New Infographic Summarizing Preliminary Results from the UC Davis research team that is evaluating the Yolo County Basic Income
Featuring work by CPIR Affiliates Catherine Brinkley, Daniel Choe and Rose Kagawa

In 2022, Yolo County Health and Human Services Agency(HHSA) launched the Yolo County Basic Income (YOBI)project and engaged the UC Davis Center for Regional Change to evaluate the project via the collection of survey data from YOBI participants. The YOBI project was designed to address the county’s poverty, which is ~25%higher than the California rate reported in the 2021 Census.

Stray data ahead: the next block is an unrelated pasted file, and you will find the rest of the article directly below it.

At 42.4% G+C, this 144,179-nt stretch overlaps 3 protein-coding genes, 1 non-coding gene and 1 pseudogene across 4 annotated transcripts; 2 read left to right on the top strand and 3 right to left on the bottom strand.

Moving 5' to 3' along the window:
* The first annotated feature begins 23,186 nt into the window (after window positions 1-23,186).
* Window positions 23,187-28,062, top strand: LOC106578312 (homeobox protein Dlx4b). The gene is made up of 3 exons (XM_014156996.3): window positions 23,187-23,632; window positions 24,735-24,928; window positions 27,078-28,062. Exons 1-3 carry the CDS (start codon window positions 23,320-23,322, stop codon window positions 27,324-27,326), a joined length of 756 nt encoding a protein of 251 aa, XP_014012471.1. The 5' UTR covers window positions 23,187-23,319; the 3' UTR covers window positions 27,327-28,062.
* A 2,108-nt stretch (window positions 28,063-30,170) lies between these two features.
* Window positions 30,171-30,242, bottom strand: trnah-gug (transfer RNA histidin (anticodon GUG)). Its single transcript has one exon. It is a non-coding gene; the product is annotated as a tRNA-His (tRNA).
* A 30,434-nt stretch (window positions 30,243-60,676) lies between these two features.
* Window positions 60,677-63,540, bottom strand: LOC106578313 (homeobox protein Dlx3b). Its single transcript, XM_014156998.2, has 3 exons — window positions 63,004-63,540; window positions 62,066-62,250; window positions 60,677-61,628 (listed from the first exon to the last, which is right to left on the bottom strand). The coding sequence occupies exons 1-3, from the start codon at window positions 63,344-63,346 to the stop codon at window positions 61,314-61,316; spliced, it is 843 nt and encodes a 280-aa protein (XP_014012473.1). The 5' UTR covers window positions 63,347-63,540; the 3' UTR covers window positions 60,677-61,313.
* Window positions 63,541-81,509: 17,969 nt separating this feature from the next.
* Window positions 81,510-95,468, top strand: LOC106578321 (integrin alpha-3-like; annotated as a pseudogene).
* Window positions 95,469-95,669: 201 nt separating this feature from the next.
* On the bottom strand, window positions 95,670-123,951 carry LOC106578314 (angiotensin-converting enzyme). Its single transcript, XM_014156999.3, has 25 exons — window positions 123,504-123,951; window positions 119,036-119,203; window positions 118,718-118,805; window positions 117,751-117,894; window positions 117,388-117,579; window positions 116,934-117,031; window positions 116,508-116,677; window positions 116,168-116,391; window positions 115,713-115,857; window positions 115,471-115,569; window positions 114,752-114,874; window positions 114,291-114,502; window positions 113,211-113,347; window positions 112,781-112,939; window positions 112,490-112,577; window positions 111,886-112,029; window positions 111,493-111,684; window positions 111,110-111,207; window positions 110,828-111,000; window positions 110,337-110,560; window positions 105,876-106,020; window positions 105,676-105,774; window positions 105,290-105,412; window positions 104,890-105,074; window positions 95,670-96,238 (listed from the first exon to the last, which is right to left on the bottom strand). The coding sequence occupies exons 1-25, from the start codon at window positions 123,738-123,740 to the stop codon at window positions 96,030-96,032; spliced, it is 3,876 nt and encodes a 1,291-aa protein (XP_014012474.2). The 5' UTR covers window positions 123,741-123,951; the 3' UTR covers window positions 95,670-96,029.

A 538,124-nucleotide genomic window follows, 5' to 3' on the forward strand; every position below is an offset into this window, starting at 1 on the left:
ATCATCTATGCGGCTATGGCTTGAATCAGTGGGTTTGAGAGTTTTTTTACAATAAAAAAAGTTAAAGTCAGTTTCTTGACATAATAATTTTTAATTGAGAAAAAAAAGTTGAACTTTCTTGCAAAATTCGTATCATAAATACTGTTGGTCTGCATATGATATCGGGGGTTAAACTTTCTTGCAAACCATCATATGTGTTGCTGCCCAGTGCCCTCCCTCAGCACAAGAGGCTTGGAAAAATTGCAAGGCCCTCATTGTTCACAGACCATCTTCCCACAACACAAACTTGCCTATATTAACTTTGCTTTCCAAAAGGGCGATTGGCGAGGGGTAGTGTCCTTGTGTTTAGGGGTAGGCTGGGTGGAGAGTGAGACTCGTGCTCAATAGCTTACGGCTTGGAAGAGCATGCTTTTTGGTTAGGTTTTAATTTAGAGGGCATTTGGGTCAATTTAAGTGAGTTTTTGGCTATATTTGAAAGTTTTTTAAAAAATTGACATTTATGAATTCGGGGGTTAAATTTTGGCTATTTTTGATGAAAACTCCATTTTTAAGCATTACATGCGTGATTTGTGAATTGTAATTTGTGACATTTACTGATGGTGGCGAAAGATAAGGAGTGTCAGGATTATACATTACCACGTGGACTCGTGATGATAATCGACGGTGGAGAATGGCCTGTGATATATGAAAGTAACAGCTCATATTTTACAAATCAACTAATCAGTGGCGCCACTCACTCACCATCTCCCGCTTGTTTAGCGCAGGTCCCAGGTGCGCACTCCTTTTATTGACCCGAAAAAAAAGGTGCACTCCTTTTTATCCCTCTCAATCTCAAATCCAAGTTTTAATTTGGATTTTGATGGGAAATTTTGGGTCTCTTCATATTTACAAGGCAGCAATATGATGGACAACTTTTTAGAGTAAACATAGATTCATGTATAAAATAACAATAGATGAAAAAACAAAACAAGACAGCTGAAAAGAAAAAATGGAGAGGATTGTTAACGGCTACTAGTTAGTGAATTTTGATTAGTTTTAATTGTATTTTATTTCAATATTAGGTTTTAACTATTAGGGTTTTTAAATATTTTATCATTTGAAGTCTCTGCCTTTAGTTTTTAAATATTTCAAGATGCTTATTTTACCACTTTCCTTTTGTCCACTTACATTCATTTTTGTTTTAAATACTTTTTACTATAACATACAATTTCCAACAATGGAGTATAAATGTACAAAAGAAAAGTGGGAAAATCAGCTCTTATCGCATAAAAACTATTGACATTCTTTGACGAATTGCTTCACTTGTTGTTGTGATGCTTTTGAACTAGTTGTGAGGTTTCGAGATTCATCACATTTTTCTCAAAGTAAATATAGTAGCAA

More than 15% [1] of people in Yolo County live in poverty, which for a family of four, means living on less than$30,000 a year. Poverty profoundly impacts early childhood development [2], and YOBI aims to improve the health and wellness of caregivers and children in Yolo County living in poverty. Every family with a child under the age of 5, experiencing homelessness or at-risk of becoming homeless, in the CalWORKs Housing Support Program(HSP) at the launch of YOBI was offered enrollment with a monthly cash payment, provided in the form of a prepaid ‘USIO’ card, to boost household income above the adjusted California poverty line for 2 years. Additionally, some families in CalWORKs but not in HSP received the YOBI cash payment. Only households with either a pregnant parent or child under the age of five were eligible to enroll to receive the YOBI payment. Three groups of families were enrolled, those receiving the cash benefit and HSP (YOBI + HSP),those receiving the cash benefit only (YOBI Only) and a control group of families on CalWORKs but not receiving YOBI or HSP. At baseline forty-five YOBI + HSP, thirty YOBI Only and thirteen control group families responded to the survey, with forty-four YOBI + HSP, twenty-four YOBI Only and fifty-seven control group families responding during Summer and forty-three YOBI + HSP, twenty-three YOBI Only, and forty-five control group families responding during the Fall. The monthly cash transfer amount was calculated by subtracting the difference between the income of each household enrolled in the YOBI project from the California Poverty Measure (CPM) and adding one dollar to the difference to determine the cash amount provided.